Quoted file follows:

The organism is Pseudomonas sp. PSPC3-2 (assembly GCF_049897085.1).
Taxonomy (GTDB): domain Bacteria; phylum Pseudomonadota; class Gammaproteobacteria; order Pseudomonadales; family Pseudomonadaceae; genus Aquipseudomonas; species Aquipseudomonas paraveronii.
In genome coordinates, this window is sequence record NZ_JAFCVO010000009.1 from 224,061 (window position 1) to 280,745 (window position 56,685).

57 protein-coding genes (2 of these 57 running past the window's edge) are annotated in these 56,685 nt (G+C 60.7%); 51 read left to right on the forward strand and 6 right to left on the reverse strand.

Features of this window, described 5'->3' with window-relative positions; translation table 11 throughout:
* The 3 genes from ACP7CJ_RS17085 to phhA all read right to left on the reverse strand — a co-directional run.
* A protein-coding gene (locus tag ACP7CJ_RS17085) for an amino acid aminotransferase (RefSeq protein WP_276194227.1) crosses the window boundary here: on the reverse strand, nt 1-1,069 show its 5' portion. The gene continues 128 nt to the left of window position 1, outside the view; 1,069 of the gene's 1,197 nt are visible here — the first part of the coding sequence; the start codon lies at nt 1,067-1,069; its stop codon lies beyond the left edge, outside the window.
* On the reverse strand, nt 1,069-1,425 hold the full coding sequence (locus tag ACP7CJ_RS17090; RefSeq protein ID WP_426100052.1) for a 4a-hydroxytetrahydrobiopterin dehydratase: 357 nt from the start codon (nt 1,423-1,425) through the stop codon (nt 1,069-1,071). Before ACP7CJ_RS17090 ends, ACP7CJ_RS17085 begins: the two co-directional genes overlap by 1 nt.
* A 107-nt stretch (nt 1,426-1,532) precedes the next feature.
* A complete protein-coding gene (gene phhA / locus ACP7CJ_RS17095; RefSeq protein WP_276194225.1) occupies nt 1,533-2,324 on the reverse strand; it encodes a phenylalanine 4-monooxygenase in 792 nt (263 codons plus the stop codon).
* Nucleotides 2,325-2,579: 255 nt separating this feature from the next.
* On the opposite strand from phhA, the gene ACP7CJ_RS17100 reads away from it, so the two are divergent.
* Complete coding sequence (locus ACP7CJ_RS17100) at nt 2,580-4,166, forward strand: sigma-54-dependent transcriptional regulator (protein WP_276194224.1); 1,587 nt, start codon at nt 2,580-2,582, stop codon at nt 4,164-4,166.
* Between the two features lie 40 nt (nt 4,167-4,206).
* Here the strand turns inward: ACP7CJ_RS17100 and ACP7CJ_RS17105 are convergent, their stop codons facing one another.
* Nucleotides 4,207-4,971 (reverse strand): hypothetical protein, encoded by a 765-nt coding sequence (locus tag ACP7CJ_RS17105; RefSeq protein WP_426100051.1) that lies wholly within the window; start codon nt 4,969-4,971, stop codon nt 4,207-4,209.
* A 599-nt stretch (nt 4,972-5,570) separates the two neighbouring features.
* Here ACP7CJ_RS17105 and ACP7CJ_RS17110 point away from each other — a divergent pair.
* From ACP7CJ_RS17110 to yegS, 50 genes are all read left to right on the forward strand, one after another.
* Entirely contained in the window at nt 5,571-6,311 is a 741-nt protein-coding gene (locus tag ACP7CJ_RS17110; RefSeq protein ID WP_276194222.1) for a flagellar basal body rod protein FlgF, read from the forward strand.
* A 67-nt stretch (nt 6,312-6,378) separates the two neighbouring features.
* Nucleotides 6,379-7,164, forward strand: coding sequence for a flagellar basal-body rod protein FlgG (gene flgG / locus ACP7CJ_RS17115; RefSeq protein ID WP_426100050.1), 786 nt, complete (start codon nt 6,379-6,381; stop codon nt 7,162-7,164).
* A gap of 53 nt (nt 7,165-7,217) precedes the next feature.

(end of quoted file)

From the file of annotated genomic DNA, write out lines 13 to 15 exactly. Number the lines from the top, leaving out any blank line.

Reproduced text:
* Complete coding sequence (locus ACP7CJ_RS17100) at nt 2,580-4,166, forward strand: sigma-54-dependent transcriptional regulator (protein WP_276194224.1); 1,587 nt, start codon at nt 2,580-2,582, stop codon at nt 4,164-4,166.
* Between the two features lie 40 nt (nt 4,167-4,206).
* Here the strand turns inward: ACP7CJ_RS17100 and ACP7CJ_RS17105 are convergent, their stop codons facing one another.